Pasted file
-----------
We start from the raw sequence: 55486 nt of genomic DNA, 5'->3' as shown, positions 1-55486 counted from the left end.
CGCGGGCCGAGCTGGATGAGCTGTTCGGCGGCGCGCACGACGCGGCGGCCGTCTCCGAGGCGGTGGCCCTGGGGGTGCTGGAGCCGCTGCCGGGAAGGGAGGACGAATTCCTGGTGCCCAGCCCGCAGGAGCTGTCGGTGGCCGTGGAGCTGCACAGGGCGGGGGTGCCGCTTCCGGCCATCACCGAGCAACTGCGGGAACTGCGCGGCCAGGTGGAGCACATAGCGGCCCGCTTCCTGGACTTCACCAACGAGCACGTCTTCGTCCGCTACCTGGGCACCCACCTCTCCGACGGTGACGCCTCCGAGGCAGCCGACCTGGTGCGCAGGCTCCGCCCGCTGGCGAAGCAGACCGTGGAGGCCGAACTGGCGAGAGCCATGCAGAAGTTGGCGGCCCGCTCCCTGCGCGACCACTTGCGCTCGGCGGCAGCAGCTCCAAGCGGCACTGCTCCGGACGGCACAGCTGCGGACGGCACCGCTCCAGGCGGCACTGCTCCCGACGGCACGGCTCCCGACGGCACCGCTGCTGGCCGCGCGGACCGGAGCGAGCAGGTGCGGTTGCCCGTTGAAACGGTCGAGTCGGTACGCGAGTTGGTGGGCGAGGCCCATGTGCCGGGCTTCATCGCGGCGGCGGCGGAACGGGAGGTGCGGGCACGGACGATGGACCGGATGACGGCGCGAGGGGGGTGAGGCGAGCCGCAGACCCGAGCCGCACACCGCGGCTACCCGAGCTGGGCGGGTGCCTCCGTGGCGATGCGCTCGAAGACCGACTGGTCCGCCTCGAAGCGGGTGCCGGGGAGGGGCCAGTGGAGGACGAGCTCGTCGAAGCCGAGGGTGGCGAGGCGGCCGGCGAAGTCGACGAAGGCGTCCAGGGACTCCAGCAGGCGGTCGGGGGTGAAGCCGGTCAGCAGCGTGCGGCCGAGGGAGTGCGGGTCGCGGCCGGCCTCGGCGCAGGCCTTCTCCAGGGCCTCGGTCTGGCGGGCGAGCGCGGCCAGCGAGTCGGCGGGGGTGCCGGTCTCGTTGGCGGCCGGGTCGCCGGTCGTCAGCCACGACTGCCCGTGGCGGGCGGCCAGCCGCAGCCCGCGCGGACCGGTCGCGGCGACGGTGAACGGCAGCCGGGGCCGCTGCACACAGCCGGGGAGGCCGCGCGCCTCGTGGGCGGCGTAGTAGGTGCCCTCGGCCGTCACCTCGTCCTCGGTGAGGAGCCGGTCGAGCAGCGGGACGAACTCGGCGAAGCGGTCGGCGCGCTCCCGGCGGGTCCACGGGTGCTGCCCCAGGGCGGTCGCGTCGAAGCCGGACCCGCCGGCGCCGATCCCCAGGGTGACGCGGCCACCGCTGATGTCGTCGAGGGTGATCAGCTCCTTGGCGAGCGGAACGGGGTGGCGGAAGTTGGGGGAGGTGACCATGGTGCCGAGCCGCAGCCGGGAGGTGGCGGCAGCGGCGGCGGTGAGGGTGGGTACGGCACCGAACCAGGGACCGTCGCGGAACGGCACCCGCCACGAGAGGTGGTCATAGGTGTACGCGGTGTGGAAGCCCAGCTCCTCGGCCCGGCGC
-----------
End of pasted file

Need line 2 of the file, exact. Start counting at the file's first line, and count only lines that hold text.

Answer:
CGCGGGCCGAGCTGGATGAGCTGTTCGGCGGCGCGCACGACGCGGCGGCCGTCTCCGAGGCGGTGGCCCTGGGGGTGCTGGAGCCGCTGCCGGGAAGGGAGGACGAATTCCTGGTGCCCAGCCCGCAGGAGCTGTCGGTGGCCGTGGAGCTGCACAGGGCGGGGGTGCCGCTTCCGGCCATCACCGAGCAACTGCGGGAACTGCGCGGCCAGGTGGAGCACATAGCGGCCCGCTTCCTGGACTTCACCAACGAGCACGTCTTCGTCCGCTACCTGGGCACCCACCTCTCCGACGGTGACGCCTCCGAGGCAGCCGACCTGGTGCGCAGGCTCCGCCCGCTGGCGAAGCAGACCGTGGAGGCCGAACTGGCGAGAGCCATGCAGAAGTTGGCGGCCCGCTCCCTGCGCGACCACTTGCGCTCGGCGGCAGCAGCTCCAAGCGGCACTGCTCCGGACGGCACAGCTGCGGACGGCACCGCTCCAGGCGGCACTGCTCCCGACGGCACGGCTCCCGACGGCACCGCTGCTGGCCGCGCGGACCGGAGCGAGCAGGTGCGGTTGCCCGTTGAAACGGTCGAGTCGGTACGCGAGTTGGTGGGCGAGGCCCATGTGCCGGGCTTCATCGCGGCGGCGGCGGAACGGGAGGTGCGGGCACGGACGATGGACCGGATGACGGCGCGAGGGGGGTGAGGCGAGCCGCAGACCCGAGCCGCACACCGCGGCTACCCGAGCTGGGCGGGTGCCTCCGTGGCGATGCGCTCGAAGACCGACTGGTCCGCCTCGAAGCGGGTGCCGGGGAGGGGCCAGTGGAGGACGAGCTCGTCGAAGCCGAGGGTGGCGAGGCGGCCGGCGAAGTCGACGAAGGCGTCCAGGGACTCCAGCAGGCGGTCGGGGGTGAAGCCGGTCAGCAGCGTGCGGCCGAGGGAGTGCGGGTCGCGGCCGGCCTCGGCGCAGGCCTTCTCCAGGGCCTCGGTCTGGCGGGCGAGCGCGGCCAGCGAGTCGGCGGGGGTGCCGGTCTCGTTGGCGGCCGGGTCGCCGGTCGTCAGCCACGACTGCCCGTGGCGGGCGGCCAGCCGCAGCCCGCGCGGACCGGTCGCGGCGACGGTGAACGGCAGCCGGGGCCGCTGCACACAGCCGGGGAGGCCGCGCGCCTCGTGGGCGGCGTAGTAGGTGCCCTCGGCCGTCACCTCGTCCTCGGTGAGGAGCCGGTCGAGCAGCGGGACGAACTCGGCGAAGCGGTCGGCGCGCTCCCGGCGGGTCCACGGGTGCTGCCCCAGGGCGGTCGCGTCGAAGCCGGACCCGCCGGCGCCGATCCCCAGGGTGACGCGGCCACCGCTGATGTCGTCGAGGGTGATCAGCTCCTTGGCGAGCGGAACGGGGTGGCGGAAGTTGGGGGAGGTGACCATGGTGCCGAGCCGCAGCCGGGAGGTGGCGGCAGCGGCGGCGGTGAGGGTGGGTACGGCACCGAACCAGGGACCGTCGCGGAACGGCACCCGCCACGAGAGGTGGTCATAGGTGTACGCGGTGTGGAAGCCCAGCTCCTCGGCCCGGCGC